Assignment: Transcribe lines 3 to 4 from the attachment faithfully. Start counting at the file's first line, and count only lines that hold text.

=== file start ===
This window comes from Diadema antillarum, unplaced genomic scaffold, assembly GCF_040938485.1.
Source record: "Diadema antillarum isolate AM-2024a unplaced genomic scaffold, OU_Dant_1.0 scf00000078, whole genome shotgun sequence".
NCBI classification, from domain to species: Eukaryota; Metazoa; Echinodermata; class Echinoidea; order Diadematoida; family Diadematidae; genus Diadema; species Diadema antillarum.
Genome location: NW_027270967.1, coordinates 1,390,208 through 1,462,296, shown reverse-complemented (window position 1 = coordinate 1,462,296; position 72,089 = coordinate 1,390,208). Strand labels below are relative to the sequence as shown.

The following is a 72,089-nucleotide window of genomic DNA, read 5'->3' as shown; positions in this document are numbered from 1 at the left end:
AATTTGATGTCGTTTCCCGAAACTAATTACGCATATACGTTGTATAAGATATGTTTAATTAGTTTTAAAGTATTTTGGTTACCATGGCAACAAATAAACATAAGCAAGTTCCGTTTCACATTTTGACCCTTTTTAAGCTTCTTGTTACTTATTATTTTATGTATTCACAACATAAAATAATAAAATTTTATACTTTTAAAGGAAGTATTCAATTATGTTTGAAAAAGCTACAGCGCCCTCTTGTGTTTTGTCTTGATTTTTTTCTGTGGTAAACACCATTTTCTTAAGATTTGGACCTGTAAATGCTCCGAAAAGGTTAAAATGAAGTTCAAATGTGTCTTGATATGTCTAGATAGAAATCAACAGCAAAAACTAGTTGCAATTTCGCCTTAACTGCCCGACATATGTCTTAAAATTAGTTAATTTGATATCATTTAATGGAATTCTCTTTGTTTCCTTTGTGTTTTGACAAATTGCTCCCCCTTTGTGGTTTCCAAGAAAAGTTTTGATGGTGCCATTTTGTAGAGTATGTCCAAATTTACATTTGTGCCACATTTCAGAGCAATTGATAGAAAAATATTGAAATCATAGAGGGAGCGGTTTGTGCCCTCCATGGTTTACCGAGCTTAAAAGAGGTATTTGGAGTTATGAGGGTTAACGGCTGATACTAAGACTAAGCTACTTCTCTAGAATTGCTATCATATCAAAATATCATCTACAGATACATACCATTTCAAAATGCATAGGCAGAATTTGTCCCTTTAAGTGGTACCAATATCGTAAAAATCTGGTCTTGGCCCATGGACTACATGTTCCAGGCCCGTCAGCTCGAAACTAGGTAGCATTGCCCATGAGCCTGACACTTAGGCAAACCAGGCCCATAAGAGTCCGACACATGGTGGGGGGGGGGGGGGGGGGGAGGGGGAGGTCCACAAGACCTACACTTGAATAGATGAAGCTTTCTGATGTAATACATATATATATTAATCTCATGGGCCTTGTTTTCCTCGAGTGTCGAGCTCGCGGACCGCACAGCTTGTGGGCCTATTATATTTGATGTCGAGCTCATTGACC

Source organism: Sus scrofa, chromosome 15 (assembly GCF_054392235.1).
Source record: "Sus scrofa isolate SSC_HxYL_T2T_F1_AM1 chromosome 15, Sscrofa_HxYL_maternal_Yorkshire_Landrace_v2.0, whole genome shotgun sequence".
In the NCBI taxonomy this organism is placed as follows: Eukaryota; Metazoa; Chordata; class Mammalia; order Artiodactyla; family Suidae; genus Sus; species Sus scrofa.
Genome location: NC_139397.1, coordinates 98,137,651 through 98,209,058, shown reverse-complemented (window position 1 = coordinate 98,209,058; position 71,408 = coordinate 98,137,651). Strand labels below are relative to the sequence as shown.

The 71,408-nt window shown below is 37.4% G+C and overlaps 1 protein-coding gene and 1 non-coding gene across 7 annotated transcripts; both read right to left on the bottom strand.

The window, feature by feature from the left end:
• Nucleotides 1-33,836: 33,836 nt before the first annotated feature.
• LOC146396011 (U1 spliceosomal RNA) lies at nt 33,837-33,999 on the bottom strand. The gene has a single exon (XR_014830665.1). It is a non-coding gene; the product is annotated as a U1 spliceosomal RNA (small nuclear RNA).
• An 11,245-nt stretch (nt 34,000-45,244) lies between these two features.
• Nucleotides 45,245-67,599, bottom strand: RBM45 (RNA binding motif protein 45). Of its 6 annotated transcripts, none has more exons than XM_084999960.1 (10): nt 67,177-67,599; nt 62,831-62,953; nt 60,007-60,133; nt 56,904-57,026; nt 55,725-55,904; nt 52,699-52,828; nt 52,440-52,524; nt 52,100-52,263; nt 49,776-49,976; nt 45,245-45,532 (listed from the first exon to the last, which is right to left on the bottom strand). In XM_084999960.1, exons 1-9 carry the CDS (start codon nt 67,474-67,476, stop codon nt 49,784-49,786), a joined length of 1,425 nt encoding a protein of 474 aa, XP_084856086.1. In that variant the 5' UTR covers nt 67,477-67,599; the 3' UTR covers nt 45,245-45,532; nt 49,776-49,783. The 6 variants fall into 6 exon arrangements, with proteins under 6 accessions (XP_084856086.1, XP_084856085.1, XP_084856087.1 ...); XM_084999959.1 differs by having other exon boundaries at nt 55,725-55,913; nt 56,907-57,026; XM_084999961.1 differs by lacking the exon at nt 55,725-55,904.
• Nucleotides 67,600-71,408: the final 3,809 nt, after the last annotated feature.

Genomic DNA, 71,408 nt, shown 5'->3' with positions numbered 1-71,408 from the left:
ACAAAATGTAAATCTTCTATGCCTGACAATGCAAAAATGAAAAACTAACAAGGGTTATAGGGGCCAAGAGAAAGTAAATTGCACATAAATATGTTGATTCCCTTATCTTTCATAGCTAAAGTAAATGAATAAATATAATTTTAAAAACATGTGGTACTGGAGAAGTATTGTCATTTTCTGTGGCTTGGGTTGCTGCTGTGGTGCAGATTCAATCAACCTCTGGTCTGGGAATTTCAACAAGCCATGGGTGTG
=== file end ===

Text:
NCBI classification, from domain to species: Eukaryota; Metazoa; Echinodermata; class Echinoidea; order Diadematoida; family Diadematidae; genus Diadema; species Diadema antillarum.
Genome location: NW_027270967.1, coordinates 1,390,208 through 1,462,296, shown reverse-complemented (window position 1 = coordinate 1,462,296; position 72,089 = coordinate 1,390,208). Strand labels below are relative to the sequence as shown.